Waking up very early, we approach between torrents, boulders shaped by the river and over the much-loved and much-feared passages berbères, the exposed wooden ledges built by Berber shepherds to cross steep walls and thus connect parts of the canyon that would otherwise not be communicating.
We climb Les rivieres pourpres, 500 metres up to 7b+, a masterpiece by Petit, Piola and Robert, and immediately understand why it is called The Classic of Taghia: it is a line truly designed with a magic wand. We climb quickly, enjoying every moment of this ascent, and soon find ourselves at the ledge before the last hard pitch. The slope is getting steep, I'm not sure I'll make it, but I set off with conviction...I overcome a physical section of stretches over holes...and arrive at the belay! The last part of the route is an easy corner. We quickly reach the top and realise that we have climbed it all free! To celebrate, we enjoy the mandarin that Said gave us the night before as if it were the tastiest of sweets."
On the Axe du Mal, however, something went wrong...
"In the weak light of the early morning, the Tadrarate wall, on which the Axe du Mal, 500 metres up to 7c, is developed, stands out immense before our eyes. It is truly imposing, we start to climb, fearful, notch after notch.... Everything is going well, but at a certain point the misfortune happens: Pietro's shoes, two pitches from the end, decide to make a beautiful flight up to the base of the wall! Looking back on it now, it was quite an exhilarating situation, because despite this we decided to continue. Obviously it was my turn to pull the last pitches first, while Pietro followed me as well as he could in his approach shoes. We reach the top and are overjoyed! But we don't want to leave our shoes for the shepherds or the next canyon flood. So we decide to do 14 doubles, more adventurous than the ascent, to fetch them.
Luckily, they were waiting for us right at the start of the route!"
At this point you were satisfied with your climbing.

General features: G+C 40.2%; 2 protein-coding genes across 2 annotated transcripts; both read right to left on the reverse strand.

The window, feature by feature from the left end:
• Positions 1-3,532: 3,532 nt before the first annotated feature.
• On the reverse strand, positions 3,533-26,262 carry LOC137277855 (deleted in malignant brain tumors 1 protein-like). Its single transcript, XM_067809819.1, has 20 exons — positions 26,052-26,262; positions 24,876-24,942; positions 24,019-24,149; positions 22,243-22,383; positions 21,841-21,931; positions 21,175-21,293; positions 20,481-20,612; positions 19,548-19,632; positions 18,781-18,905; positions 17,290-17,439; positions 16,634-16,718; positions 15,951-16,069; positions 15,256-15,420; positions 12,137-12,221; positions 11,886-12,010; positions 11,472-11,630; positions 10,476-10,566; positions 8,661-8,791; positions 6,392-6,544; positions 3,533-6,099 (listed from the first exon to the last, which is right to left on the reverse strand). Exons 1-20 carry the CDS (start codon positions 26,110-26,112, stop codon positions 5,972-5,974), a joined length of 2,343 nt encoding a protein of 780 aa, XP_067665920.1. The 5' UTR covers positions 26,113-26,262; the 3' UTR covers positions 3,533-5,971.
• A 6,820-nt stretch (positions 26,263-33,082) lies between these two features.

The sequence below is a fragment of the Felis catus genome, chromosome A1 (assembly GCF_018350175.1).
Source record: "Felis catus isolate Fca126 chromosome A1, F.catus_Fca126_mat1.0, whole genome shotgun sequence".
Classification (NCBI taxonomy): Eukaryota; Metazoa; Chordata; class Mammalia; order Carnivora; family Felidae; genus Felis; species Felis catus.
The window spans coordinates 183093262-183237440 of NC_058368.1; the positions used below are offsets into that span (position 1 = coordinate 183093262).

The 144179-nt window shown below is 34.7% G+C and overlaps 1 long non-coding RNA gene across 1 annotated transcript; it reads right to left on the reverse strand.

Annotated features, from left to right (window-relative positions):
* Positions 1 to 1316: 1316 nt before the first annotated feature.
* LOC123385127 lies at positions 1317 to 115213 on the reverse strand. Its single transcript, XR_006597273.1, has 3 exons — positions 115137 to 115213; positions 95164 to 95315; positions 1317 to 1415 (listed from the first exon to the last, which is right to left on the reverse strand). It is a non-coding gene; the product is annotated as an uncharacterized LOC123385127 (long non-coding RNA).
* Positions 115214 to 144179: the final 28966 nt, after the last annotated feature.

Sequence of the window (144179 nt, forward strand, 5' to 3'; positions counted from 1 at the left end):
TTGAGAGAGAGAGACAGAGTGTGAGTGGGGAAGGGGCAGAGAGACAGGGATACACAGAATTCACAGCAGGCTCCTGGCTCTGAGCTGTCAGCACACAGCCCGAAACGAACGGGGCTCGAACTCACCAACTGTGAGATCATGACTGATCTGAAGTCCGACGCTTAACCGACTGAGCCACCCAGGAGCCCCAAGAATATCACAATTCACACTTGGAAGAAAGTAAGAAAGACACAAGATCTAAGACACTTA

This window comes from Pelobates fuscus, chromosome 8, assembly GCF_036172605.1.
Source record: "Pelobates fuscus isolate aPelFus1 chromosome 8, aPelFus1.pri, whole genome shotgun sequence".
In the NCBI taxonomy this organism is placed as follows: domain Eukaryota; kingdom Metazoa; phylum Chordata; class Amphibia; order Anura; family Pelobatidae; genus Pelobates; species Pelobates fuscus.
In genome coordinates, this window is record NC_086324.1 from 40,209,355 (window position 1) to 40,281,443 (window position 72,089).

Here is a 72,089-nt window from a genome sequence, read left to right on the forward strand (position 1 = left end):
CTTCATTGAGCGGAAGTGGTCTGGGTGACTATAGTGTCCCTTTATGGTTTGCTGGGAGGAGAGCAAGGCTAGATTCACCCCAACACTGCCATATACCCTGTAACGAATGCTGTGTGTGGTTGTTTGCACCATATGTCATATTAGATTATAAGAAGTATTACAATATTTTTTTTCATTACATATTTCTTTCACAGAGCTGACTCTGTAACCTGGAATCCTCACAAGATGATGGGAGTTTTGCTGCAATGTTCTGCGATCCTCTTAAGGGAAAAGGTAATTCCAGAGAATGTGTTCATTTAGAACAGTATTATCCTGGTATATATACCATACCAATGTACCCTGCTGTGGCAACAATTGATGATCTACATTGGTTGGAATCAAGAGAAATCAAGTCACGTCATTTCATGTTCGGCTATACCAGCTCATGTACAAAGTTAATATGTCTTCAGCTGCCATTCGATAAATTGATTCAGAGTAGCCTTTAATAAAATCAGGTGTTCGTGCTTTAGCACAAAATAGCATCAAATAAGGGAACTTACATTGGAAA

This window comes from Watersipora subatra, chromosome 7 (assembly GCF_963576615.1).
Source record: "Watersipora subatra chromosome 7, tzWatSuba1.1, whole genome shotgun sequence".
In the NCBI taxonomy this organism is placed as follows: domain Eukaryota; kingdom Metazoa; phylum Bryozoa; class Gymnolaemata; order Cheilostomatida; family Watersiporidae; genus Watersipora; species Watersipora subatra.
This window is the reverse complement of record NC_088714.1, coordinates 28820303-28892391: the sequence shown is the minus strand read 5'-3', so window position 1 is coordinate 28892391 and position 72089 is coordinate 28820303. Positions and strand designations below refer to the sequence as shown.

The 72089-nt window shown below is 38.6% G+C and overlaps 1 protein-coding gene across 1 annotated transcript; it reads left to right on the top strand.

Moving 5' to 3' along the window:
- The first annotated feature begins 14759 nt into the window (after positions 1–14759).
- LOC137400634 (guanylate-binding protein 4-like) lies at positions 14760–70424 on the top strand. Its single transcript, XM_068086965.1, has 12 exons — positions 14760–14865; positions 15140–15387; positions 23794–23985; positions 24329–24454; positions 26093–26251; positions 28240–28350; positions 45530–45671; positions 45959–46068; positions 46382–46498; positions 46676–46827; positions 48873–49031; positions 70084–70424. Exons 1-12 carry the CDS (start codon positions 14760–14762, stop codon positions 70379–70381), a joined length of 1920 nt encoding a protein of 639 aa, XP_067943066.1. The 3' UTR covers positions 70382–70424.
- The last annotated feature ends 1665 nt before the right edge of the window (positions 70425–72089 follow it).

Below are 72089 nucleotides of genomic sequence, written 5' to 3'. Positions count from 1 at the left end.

"Not really! We were too excited to climb, in total we climbed more than ten routes. The days passed quickly under our fingertips, but we still had one wall left to climb. A wall that looked at us every day, watching the village across the river. Most of the lines on the Tuyat, face sections so smooth and vertical that they contain sections of artificial climbing. We therefore opt for Fantasia, a 700-metre masterpiece up to 7c.
The length and continuity of that route frightens us: it never lets up, the pitches are always hard. It was opened by a Polish team, and you know, Poles are not exactly generous with grades. When we finish the hardest part, we breathe a sigh of relief: only a few more pitches to go, and finally...the summit! Up here it feels like we're on the moon, a desert expanse looms in front of us, the sun is setting. The light filters through the few clouds in the sky and creates beautiful plays of colour on the mountain peaks on the horizon. Surrounded by all this beauty, we begin to cross the plateau with the darkness advancing inexorably. We feel at peace with the world, it is time to return..."
What do you take home from this journey? What dreams do you have for the future?
Living the Berber life and merging into their culture made me forget the sense of time. Here in Taghia you live in the present, nothing else exists. The past is gone and the future is represented with a phrase: 'in šāʾ Allāh' (God willing). It is the philosophy of the present, of living in a world you create with your own hands, stone by stone, like the houses here in the village.
We left Taghia with the desire to return, to feel those same sensations again, to live that life again and to be one again with the rock and the mountains above the village. If they could hear us, we would really want to say 'thank you' to Taghia and all its inhabitants.
In my future, I would like to enter more deeply into the world of mountains at 360 degrees, between ice and snow. I'd like to gain as much experience as possible, travel a lot and then who knows, maybe one day I'll attempt the selections to become an Alpine Guide!"
✍️ Giovanni Zaccaria